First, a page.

With the multitude of films that are released every year, sometimes one just falls through the cracks. Today, we’re reviewing Richard Linklater’s A Scanner Darkly just in case you missed it…
If you’re at all familiar with Richard Linklater’s directorial work, then it should be obvious that he almost always puts a unique technical or emotional spin on his films. He was responsible for everyone’s favorite 1970’s high school throwback movie (Dazed and Confused), a trilogy of romantic dramas based on one of his life experiences (Before Sunrise, Before Sunset, and Before Midnight), and a 12 year long coming-of-age epic (Boyhood). Somewhere in between all of these films, Linklater took the time to adapt a science fiction novel from Philip K. Dick.
Like many of his other works, Linklater’s unconventional methods carried over to 2006’s A Scanner Darkly. The movie was shot in live action and subsequently traced over and animated in post production; a process called rotoscoping. Linklater, the first director to rotoscope an entire feature film, used the technique previously on his 2001 film, Waking Life, as well.
A Scanner Darkly is set “seven years in the future” with the plot focusing on Bob Arctor, played by Keanu Reeves. Arctor is an undercover cop who becomes addicted to drug-of-the-future, Substance D. Due to the usage of “scramble suits” which hide the identity of undercover officers, Arctor is assigned to monitor himself as a potential drug dealing threat. He has two roommates, James Barris and Ernie Luckman played by Robert Downey Jr. and Woody Harrelson respectively, a girlfriend, Donna (Winona Ryder), and paranoia stricken friend, Charles Freck (Rory Cochrane), all of whom are Substance D abusers.
Most of the film is spent watching Arctor and company popping Substance D pills and overly elaborating on the tiniest details of their conversations. The conversations range from “orphan gears” missing from a bicycle that Barris purchases to using cocaine to sleep with Donna. There are so many bizarre yet quotable moments in the film that it’s hard not to fall in love with the characters despite them all being drug addicts. In between witty banter from the characters is the chronicling of Arctor’s descent into paranoia and psychosis from his addiction. Substance D affects the two hemispheres of his brain and causes them to compete with one another resulting in the breakdown of his perception of reality.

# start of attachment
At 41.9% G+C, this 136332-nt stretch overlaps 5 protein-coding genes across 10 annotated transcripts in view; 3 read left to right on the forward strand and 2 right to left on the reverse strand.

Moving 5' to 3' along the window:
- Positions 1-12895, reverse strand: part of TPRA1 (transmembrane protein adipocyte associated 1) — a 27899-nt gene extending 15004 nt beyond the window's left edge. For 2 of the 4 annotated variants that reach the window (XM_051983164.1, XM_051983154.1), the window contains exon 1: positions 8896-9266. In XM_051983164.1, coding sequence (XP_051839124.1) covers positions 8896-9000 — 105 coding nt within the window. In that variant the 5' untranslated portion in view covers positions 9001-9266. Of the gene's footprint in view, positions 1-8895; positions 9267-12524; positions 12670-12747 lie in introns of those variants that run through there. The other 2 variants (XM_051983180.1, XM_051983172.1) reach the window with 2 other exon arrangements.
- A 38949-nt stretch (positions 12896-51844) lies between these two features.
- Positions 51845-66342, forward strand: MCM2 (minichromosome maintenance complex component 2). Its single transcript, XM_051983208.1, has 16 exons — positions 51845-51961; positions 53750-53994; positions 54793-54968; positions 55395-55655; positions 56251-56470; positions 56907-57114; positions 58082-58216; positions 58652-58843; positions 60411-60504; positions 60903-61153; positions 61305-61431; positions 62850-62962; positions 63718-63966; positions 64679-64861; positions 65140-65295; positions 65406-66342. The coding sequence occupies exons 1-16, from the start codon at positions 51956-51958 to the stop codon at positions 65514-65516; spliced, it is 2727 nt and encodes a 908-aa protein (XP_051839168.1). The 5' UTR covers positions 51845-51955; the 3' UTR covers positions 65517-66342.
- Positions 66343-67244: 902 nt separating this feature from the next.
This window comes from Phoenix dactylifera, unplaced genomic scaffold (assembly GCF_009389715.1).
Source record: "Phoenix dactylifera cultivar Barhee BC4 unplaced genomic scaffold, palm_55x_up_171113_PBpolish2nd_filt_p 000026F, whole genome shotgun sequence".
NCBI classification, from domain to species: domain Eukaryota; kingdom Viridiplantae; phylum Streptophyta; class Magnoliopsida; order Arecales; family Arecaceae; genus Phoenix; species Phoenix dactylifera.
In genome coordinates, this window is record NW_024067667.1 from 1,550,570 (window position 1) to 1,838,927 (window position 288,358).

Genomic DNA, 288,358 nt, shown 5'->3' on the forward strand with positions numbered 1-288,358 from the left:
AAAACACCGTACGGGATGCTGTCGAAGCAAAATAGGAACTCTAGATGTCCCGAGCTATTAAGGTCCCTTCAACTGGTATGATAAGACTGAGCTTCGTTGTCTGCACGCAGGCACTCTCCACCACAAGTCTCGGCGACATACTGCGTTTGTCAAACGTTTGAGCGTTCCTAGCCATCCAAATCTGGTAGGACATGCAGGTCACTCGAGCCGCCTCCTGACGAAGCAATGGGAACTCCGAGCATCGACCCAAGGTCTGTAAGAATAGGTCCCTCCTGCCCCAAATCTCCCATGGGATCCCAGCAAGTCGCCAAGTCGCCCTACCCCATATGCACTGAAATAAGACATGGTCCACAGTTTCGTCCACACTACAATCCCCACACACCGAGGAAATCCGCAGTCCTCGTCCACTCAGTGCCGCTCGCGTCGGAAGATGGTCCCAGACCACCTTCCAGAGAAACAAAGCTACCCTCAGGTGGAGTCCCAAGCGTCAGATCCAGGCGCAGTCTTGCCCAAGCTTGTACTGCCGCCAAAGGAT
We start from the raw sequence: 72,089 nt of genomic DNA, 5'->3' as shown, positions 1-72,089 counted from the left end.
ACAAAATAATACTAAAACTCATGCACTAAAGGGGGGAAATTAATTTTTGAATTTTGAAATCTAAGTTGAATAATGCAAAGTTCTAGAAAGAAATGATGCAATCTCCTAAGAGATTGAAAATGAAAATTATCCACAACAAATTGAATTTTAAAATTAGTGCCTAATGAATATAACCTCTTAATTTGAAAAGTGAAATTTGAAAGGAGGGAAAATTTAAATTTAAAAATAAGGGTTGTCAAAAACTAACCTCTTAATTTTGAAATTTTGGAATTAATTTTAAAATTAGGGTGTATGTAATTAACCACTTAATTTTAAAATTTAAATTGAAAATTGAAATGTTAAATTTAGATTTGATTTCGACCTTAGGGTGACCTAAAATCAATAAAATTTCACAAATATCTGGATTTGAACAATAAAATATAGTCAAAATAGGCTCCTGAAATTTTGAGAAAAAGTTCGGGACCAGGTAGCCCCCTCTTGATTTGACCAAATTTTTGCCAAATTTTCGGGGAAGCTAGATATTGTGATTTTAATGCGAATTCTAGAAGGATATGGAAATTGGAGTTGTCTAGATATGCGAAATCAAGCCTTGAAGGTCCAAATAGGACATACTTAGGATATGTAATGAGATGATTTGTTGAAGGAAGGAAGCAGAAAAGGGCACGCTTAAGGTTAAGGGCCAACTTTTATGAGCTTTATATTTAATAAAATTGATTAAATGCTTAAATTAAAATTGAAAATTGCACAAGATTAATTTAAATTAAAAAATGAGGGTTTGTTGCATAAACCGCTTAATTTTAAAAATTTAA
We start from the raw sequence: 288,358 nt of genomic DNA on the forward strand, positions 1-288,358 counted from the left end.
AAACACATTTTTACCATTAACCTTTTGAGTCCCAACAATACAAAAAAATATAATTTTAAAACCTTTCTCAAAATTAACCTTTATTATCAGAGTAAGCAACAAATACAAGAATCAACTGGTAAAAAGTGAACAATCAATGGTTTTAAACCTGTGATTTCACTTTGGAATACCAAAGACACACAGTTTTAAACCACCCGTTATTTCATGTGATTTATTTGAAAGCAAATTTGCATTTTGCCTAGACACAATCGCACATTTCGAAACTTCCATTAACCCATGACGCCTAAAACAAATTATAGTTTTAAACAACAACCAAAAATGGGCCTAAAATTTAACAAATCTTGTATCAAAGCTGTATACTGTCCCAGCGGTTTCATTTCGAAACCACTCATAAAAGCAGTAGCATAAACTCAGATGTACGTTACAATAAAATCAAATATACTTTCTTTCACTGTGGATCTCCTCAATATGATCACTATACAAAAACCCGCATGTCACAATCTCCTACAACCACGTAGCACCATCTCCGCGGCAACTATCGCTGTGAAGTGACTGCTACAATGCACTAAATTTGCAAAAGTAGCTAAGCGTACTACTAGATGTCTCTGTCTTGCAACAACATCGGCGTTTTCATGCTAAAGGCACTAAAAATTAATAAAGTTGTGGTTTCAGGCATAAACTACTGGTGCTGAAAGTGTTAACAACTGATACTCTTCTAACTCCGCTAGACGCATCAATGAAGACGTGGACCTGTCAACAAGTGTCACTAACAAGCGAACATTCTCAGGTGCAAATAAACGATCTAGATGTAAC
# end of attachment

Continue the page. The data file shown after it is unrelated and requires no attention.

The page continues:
Although the story centers around Reeves as Arctor, Robert Downey Jr.’s Barris steals the show. His excessive analysis of every situation along with his intricate physical and oral fabrications are hilarious. He is essentially Doc Brown meets MacGyver… on drugs. Remember that around this time period, most people had forgotten about RDJ. Roles in films such as this one, Kiss Kiss Bang Bang, and Zodiac put him back on the map before his career renaissance as Tony Stark in Iron Man.
Although it may sound like an odd proposition to animate a live action film, A Scanner Darkly looks amazing. The animation allowed the filmmakers to get creative with the scramble suits as well as the drug induced hallucinations suffered at various times throughout the movie. Even though everything is animated, it does appear to be real within the context of the story. As a viewer, you get absorbed into the world of these characters and there are even times where it is hard to tell if something is supposed to be real or just a hallucination. The animation provides an augmented reality where it’s fair to wonder if the drug free inhabitants of the film would experience the world in the same way as the drugged out main characters.
While a good chunk of the film is very funny and enjoyable, it does go to a dark place regarding drug addiction. Keanu Reeves is great in his role and he has a few narration monologues that give insight to a character that is losing his grasp on what’s real. Where has he gone and what has his life become? His relationships with those around him crumble as he succumbs to Substance D. For as much fun as A Scanner Darkly can be, it is still a film that contains a message about people and addiction. It may require a few viewings to fully absorb all that it has to offer but it is undoubtedly worth it every single time.